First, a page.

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Suffolk assigns extra officer to patrol downtown Patchogue

Downtown Patchogue, a popular destination for shopping, dining

Downtown Patchogue, a popular destination for shopping, dining and entertainment, as seen in 2017. Credit: Daniel Brennan

The Suffolk County Police Department is assigning an additional officer to patrol downtown Patchogue, including monitoring panhandlers, Mayor Paul Pontieri said.

Pontieri said at the village board meeting Monday that both officers will work their shifts on Main Street and South Ocean Avenue, destinations that draw large crowds of people.

Suffolk County Police Insp. William Silva contacted the mayor on Monday informing him the additional officer would start patrolling downtown immediately, Pontieri said.

Silva said they will mostly walk the community, getting to know merchants, pedestrians and panhandlers and assisting in any way possible.

“Patchogue has grown, and there are a lot of events," Silva said. "These are community-oriented officers.”

Pontieri wants the patrols to keep a close eye on bar patrons and panhandlers, many of whom are homeless and often congregate at the train station and outside the library walkway.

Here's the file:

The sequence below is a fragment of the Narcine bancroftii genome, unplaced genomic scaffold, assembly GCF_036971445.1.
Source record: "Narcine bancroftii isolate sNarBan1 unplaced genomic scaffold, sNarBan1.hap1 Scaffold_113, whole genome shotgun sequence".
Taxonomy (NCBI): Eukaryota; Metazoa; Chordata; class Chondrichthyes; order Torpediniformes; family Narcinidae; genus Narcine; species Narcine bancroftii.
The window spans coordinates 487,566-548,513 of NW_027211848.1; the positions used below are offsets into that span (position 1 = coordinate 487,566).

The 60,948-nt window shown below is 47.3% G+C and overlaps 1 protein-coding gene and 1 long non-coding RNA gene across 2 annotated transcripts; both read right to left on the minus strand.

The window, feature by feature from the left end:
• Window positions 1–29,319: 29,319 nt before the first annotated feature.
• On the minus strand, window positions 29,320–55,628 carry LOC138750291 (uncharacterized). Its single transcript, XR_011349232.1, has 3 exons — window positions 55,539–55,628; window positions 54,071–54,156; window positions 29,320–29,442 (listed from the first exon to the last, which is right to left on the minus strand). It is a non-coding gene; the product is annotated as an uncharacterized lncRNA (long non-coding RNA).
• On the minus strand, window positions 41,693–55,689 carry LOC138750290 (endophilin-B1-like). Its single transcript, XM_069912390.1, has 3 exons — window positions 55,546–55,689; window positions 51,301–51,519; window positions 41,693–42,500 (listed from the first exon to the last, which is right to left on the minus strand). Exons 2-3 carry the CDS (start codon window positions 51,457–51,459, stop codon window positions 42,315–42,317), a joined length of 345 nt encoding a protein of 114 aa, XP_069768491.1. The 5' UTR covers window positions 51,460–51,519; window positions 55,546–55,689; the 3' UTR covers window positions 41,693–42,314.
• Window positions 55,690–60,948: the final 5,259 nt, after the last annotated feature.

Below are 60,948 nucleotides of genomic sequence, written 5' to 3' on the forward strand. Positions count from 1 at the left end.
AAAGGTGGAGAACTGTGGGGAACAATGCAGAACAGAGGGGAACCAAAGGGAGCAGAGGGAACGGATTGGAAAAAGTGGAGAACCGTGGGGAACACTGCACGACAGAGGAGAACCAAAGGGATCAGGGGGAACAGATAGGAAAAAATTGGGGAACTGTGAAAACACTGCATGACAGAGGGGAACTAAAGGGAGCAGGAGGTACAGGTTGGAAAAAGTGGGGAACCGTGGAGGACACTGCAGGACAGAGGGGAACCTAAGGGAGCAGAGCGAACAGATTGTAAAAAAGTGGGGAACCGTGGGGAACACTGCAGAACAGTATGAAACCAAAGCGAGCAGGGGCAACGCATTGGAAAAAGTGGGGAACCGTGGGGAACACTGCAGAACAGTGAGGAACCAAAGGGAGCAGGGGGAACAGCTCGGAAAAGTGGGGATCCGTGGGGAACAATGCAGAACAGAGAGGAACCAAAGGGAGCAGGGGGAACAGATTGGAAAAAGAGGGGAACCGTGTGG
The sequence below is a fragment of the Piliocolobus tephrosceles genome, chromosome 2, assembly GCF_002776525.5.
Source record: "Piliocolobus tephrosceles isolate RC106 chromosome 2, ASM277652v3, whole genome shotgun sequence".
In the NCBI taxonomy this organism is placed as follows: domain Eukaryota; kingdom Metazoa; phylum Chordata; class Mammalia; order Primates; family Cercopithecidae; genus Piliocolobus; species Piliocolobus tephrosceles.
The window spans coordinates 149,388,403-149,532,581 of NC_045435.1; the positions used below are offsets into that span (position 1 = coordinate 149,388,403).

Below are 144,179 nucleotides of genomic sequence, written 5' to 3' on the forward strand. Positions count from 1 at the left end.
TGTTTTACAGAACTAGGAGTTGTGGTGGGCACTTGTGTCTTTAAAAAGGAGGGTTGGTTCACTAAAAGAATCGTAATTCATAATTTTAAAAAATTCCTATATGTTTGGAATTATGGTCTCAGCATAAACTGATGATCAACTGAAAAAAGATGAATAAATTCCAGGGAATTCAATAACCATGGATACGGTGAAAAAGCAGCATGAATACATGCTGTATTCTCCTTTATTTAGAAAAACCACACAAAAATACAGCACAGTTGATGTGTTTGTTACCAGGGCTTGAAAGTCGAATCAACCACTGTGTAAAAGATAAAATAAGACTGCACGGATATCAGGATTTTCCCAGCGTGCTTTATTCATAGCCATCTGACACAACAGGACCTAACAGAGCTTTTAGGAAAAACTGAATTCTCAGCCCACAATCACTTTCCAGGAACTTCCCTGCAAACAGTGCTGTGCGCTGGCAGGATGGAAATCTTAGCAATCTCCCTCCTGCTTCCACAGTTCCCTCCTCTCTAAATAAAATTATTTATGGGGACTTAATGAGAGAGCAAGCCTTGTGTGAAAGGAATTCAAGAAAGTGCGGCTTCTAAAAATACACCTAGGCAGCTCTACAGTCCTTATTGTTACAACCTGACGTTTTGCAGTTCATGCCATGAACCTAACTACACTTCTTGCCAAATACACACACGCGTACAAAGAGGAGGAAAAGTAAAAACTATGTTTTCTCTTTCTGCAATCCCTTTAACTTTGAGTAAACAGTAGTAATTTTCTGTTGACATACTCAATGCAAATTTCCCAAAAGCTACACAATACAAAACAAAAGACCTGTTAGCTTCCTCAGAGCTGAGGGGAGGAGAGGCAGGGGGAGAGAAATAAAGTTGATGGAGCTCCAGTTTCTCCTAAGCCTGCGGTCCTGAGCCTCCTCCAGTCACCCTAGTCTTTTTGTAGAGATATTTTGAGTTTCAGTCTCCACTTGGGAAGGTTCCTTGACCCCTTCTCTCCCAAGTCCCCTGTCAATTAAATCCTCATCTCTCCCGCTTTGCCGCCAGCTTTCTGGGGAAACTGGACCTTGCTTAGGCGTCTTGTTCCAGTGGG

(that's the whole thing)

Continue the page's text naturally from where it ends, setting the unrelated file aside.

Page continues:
"We have so much traffic on Main Street. The panhandling in most downtowns have become a bigger problem," the mayor said.

In 2017, Patchogue officials said they were the first village in New York State to adopt a panhandling ban. Aggressive solicitation such as making physical contact, blocking a person, approaching an operating vehicle or attempting to solicit someone after they have already declined are prohibited.

Pontieri said panhandling has slowed, but few tickets have been issued, and the law hasn't kept crowds of homeless people from gathering around the village.

"There haven't been many charges brought against anyone at this time," the mayor said.  

David Kennedy, executive director of the Greater Patchogue Chamber of Commerce, said he welcomes the extra layer of security.

“We recognize Patchogue is the 'it' place, but it only takes one percent of the people to change the perception," Kennedy said. "Having the police is great. We want to make sure everyone is having a good time.”


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